Panamerican Journal of Trauma, Critical Care and Emergency Surgery
Volume 8 | Issue 3 | Year 2019

Perforating Pancreatic Injury: New Approaches and Unexpected Complications

Leonardo KS Koyama1, Alissom V Cincoto2, Adriano RM Pflug3, Francisco de Salles Collet e Silva4, Edivaldo M Utiyama5

1Department of General Surgery, Hospital das Clínicas da Universidade de São Paulo, São Paulo, Brazil
2,5Department of Surgery, University of São Paulo, School of Medicine, São Paulo, Brazil
3,4Department of General and Trauma Surgery, Hospital das Clínicas da Universidade de São Paulo, São Paulo, Brazil

Corresponding Author: Francisco de Salles Collet e Silva, Department of General and Trauma Surgery, Hospital das Clínicas da Universidade de São Paulo, São Paulo, Brazil, Phone: +1 55 555 5050, e-mail:

How to cite this article Koyama LKS, Cincoto AV, Plug ARM, et al. Perforating Pancreatic Injury: New Approaches and Unexpected Complications. Panam J Trauma Crit Care Emerg Surg 2019;8(3):187–190.

Source of support: Surgical Emergency Service of Hospital das Clinicas, University of São Paulo, School of Medicine, São Paulo, Brazil

Conflict of interest: None


Perforating pancreatic injury (PPI) is an uncommon event in trauma centers. In rare cases, it can complicate with pancreatic fluid collections (PFC). Although it is well known in cases of acute pancreatitis, there are few described cases in trauma patients. Another feared complication is the disconnection of the major pancreatic duct (MPD), which most authors recommend to be treated immediately. We hereby report a successful case of PPI that was initially approached by videolaparoscopy, coursed with an infected PFC formation and a MPD disconnection. This case analysis suggests that videolaparoscopy may be feasible in patients with PPI and that minimally invasive approaches in the acute phase might postpone more aggressive procedures to an elective and well-planned approach.

Keywords: Firearm, Laparoscopy, Pancreas, Trauma.


O ferimento pancreático perfurante é um evento raro em centros de trauma. Em alguns casos, pode complicar com coleções de líquidos pancreáticos Essas coleções são frequentes nos casos de pancreatite aguda, já nos casos de ferimentos pancreáticos há poucos casos descritos. Outra complicação temida é a desconexão do ducto pancreático principal, que a maioria dos autores recomenda que sejam tratados imediatamente. Neste artigo, relatamos um caso bem-sucedido de paciente com ferimento pancreático que foi abordado inicialmente por videolaparoscopia, cursado com uma formação de coleção peripancreatica infectada e uma lesão do ducto pancreático principal. Essa análise de caso sugere que a videolaparoscopia pode ser viável em pacientes com ferimentos pancreáticos penetrantes e que abordagens minimamente invasivas na fase aguda podem evitar procedimentos cirúrgicos mais agressivos para uma abordagem eletiva e bem planejada.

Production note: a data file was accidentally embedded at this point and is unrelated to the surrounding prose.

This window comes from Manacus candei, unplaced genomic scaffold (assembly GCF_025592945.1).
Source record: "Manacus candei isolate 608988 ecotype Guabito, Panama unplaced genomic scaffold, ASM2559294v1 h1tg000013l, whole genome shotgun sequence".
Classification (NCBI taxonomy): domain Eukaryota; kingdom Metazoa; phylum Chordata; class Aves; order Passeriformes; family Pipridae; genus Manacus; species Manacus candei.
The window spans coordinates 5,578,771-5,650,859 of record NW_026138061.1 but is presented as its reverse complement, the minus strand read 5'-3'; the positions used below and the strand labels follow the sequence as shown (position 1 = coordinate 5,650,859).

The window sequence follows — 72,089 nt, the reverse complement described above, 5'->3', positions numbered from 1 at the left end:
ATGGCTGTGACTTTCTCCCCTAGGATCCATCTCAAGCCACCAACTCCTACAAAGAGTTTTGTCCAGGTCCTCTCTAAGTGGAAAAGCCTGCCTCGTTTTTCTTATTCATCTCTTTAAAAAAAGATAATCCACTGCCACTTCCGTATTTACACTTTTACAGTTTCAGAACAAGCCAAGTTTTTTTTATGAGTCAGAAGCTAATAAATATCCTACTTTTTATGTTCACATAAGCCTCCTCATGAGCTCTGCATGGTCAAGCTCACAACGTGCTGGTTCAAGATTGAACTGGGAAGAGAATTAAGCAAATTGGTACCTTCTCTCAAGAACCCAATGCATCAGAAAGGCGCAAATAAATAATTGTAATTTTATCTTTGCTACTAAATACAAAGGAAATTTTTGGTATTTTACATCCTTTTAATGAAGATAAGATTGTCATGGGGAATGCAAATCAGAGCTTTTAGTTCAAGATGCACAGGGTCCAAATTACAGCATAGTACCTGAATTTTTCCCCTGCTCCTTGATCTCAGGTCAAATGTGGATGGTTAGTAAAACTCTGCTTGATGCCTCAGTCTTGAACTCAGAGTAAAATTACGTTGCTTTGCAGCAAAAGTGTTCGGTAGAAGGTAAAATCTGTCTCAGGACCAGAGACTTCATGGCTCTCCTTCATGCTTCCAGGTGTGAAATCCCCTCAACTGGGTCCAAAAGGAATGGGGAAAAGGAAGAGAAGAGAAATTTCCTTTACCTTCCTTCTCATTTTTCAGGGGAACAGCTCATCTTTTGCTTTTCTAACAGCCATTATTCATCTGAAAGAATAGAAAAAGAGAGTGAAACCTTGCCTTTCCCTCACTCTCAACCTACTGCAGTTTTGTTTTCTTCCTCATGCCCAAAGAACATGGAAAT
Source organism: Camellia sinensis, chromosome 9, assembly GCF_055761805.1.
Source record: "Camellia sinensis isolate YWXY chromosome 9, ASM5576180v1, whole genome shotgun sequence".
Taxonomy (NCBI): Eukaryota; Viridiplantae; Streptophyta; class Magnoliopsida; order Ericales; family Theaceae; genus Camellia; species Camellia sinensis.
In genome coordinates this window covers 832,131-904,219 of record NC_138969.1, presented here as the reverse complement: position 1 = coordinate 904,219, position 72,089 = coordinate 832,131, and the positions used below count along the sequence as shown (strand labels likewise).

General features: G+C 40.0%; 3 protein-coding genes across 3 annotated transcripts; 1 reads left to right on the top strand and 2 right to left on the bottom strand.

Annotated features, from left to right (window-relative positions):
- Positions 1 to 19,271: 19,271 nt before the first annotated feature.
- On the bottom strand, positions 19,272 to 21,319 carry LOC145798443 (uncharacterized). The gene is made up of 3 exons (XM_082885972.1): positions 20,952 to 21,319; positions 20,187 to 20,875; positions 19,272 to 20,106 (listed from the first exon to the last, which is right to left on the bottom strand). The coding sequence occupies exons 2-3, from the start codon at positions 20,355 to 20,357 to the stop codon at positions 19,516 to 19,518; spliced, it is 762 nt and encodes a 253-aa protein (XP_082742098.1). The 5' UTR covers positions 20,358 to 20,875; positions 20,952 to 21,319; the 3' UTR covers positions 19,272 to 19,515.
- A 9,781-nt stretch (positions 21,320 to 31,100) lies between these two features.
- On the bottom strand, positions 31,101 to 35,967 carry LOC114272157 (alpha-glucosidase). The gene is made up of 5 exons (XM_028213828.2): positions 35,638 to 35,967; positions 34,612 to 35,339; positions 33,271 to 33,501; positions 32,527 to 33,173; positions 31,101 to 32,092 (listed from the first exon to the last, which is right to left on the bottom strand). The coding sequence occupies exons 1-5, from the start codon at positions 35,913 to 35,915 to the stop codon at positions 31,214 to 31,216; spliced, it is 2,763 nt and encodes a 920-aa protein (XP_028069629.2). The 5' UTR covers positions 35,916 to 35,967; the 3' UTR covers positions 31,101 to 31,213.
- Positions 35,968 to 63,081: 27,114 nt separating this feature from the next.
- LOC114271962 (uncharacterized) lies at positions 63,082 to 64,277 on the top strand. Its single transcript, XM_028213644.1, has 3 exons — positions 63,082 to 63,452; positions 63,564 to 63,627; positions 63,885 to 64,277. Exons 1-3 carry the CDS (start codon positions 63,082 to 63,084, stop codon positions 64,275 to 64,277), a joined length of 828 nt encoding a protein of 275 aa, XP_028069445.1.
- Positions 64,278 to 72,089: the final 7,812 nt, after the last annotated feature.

Keywords: Firearm, Laparoscopy, Pancreas, Trauma.


Perforating pancreatic injuries (PPI) are uncommon events in trauma, occurring in less than 2% of all trauma cases.1 They result in high morbimortality due to lesion of important veins and close organs or to the development of pancreatitis and abdominal infections. There is no consensus in its treatment as most authors would recommend an open surgery approach with distal pancreatectomy, while others suggest that an endoscopic recanalization of the duct by stent should take place.

Uncommonly these cases may complicate into the formation of a PFC, related to acute pancreatitis. Although unusual, cases of acute PFC can be managed endoscopically, by using a plastic drain, risking a possible bleeding or prosthesis migration.2

MPD discontinuity may be diagnosed by a MPD’s cutoff in the endoscopic reverse pancreatography (ERP) and a vascularized distal pancreas in the computed tomography (CT) or with MPD discontinuity in the magnetic resonance cholangiopancreatography (MRCP). The discontinuity can lead to persistent PFC, fistula formation and recurrent pancreatitis.3 Depending on the degree of the lesion, it may be surgically treated, with resection of the distal pancreas to the point of discontinuity, or endoscopically, by stent placement. Most authors agree that the timing for surgical intervention has a high impact in the results, as an acute phase pancreatectomy can lead to high a morbidity of 40% and a mortality of 5.8%.4

Some authors suggest that the initial approach for all perforating trauma, especially with pancreatic involvement, should include a laparotomy, once the imaging of the abdomen could be a false-negative.3 However, some recent studies suggest that, in hemodynamically stable perforating trauma patients, a laparoscopic approach could be used as first approach, preventing unnecessary laparotomies and reducing the hospital stays.5 Nevertheless, there is no study comparing laparoscopic and open surgical approaches when PPI is present.

Fig. 1: Initial CT with the bullet in epigastric, the segment 2 and left kidney lacerations and the small pneumoperitoneum

Figs 2A and B: MRCP with MPD disconnection


A 33-year-old previously health patient was brought to our service with an hour history of gunshot. He was conscious, mildly tachycardic, with adequate blood pressure and peripheral perfusion. One bullet entry hole was seen in the second lumbar (L2) level, 4 cm left to the mid-dorsal line with no active bleeding and no exit hole. Additionally, there was no sign of peritonitis.